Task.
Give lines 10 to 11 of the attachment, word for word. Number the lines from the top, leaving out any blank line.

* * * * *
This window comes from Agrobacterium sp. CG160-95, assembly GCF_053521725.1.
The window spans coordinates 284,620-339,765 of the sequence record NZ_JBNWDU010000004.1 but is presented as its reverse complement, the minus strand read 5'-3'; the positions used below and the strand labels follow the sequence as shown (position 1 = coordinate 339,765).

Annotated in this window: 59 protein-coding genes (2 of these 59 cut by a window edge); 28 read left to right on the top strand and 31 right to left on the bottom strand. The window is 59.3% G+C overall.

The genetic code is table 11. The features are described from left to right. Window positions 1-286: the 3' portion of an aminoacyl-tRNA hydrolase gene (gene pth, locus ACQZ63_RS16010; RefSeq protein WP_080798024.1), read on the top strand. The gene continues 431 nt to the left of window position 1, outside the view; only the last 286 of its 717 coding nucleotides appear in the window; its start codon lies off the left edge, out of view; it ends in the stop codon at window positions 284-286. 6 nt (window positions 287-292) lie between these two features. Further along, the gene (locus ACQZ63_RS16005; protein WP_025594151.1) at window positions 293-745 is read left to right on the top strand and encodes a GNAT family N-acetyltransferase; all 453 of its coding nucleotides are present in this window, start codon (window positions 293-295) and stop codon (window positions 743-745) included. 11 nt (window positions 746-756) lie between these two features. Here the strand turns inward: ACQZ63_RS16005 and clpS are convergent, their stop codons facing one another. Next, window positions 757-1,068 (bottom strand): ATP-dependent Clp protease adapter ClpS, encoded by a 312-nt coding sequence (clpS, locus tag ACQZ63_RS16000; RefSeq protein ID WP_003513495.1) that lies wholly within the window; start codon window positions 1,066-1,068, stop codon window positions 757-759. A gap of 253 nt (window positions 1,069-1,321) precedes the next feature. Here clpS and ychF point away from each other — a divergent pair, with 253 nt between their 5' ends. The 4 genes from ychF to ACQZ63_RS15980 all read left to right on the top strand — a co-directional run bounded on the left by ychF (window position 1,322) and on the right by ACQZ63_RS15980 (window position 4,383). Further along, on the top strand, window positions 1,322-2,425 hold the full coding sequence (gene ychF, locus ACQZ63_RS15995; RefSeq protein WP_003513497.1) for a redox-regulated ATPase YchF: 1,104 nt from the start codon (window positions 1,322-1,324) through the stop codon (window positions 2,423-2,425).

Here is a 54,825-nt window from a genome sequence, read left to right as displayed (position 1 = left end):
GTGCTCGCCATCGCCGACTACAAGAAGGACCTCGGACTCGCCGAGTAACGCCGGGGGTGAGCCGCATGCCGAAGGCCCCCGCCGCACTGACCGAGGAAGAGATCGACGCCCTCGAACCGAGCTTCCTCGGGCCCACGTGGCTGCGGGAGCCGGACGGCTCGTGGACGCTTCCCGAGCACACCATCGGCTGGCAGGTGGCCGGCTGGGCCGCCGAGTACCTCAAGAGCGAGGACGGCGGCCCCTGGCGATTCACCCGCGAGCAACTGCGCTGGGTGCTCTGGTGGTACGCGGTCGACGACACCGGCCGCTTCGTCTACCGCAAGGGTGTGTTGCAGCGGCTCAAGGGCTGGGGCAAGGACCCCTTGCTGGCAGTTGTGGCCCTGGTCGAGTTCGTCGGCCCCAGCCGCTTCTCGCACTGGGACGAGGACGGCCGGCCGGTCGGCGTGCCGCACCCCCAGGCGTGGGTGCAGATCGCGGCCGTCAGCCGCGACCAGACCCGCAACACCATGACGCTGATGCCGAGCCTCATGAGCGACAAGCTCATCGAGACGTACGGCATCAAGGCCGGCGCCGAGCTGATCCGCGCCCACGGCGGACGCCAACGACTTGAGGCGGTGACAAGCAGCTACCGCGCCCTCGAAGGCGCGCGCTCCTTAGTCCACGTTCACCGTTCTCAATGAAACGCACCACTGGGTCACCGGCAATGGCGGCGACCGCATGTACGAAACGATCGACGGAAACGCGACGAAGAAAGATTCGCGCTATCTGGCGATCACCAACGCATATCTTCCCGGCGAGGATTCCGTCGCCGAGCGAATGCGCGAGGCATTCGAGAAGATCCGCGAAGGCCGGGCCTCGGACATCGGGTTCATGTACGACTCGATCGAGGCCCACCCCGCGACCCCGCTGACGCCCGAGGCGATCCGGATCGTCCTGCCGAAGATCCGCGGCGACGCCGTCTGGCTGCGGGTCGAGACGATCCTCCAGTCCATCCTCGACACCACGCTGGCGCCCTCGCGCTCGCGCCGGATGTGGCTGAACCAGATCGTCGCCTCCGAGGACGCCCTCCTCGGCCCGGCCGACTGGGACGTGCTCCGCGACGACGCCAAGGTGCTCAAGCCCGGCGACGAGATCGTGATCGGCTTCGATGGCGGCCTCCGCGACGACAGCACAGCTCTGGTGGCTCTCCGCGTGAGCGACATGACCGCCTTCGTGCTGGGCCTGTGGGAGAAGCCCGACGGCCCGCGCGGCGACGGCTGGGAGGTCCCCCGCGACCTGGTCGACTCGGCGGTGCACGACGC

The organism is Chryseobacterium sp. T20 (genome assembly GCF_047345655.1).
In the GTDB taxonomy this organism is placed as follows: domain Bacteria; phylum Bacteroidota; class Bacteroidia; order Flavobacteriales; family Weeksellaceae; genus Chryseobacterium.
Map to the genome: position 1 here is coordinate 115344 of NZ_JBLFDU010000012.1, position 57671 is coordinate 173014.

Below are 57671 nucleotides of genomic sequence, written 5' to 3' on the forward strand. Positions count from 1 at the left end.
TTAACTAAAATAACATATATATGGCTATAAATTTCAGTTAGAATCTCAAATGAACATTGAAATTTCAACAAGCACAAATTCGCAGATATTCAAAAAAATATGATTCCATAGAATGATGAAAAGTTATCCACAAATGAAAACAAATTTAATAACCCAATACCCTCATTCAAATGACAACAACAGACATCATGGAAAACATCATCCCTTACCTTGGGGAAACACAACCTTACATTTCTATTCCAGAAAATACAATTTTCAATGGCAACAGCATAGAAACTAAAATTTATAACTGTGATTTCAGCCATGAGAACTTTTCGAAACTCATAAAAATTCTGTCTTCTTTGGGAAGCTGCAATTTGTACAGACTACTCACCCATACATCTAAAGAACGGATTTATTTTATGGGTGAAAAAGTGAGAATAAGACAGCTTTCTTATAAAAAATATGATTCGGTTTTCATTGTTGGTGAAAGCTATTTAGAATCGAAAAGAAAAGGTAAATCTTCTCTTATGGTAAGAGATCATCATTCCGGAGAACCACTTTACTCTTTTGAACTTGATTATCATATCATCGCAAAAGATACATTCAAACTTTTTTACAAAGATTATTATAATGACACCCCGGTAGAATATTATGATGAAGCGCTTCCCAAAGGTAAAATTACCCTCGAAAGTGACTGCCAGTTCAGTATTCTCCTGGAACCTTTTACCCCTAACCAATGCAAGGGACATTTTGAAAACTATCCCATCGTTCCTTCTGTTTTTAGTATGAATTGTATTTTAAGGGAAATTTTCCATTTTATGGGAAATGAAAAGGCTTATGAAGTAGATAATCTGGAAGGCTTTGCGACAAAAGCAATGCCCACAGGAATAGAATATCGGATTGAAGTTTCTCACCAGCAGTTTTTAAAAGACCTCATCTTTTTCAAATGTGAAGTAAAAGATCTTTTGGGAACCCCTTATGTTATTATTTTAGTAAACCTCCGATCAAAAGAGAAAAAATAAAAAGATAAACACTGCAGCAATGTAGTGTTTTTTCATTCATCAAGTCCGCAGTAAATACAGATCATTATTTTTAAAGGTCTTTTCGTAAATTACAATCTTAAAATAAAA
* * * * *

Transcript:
Below are 57671 nucleotides of genomic sequence, written 5' to 3' on the forward strand. Positions count from 1 at the left end.
TTAACTAAAATAACATATATATGGCTATAAATTTCAGTTAGAATCTCAAATGAACATTGAAATTTCAACAAGCACAAATTCGCAGATATTCAAAAAAATATGATTCCATAGAATGATGAAAAGTTATCCACAAATGAAAACAAATTTAATAACCCAATACCCTCATTCAAATGACAACAACAGACATCATGGAAAACATCATCCCTTACCTTGGGGAAACACAACCTTACATTTCTATTCCAGAAAATACAATTTTCAATGGCAACAGCATAGAAACTAAAATTTATAACTGTGATTTCAGCCATGAGAACTTTTCGAAACTCATAAAAATTCTGTCTTCTTTGGGAAGCTGCAATTTGTACAGACTACTCACCCATACATCTAAAGAACGGATTTATTTTATGGGTGAAAAAGTGAGAATAAGACAGCTTTCTTATAAAAAATATGATTCGGTTTTCATTGTTGGTGAAAGCTATTTAGAATCGAAAAGAAAAGGTAAATCTTCTCTTATGGTAAGAGATCATCATTCCGGAGAACCACTTTACTCTTTTGAACTTGATTATCATATCATCGCAAAAGATACATTCAAACTTTTTTACAAAGATTATTATAATGACACCCCGGTAGAATATTATGATGAAGCGCTTCCCAAAGGTAAAATTACCCTCGAAAGTGACTGCCAGTTCAGTATTCTCCTGGAACCTTTTACCCCTAACCAATGCAAGGGACATTTTGAAAACTATCCCATCGTTCCTTCTGTTTTTAGTATGAATTGTATTTTAAGGGAAATTTTCCATTTTATGGGAAATGAAAAGGCTTATGAAGTAGATAATCTGGAAGGCTTTGCGACAAAAGCAATGCCCACAGGAATAGAATATCGGATTGAAGTTTCTCACCAGCAGTTTTTAAAAGACCTCATCTTTTTCAAATGTGAAGTAAAAGATCTTTTGGGAACCCCTTATGTTATTATTTTAGTAAACCTCCGATCAAAAGAGAAAAAATAAAAAGATAAACACTGCAGCAATGTAGTGTTTTTTCATTCATCAAGTCCGCAGTAAATACAGATCATTATTTTTAAAGGTCTTTTCGTAAATTACAATCTTAAAATAAAA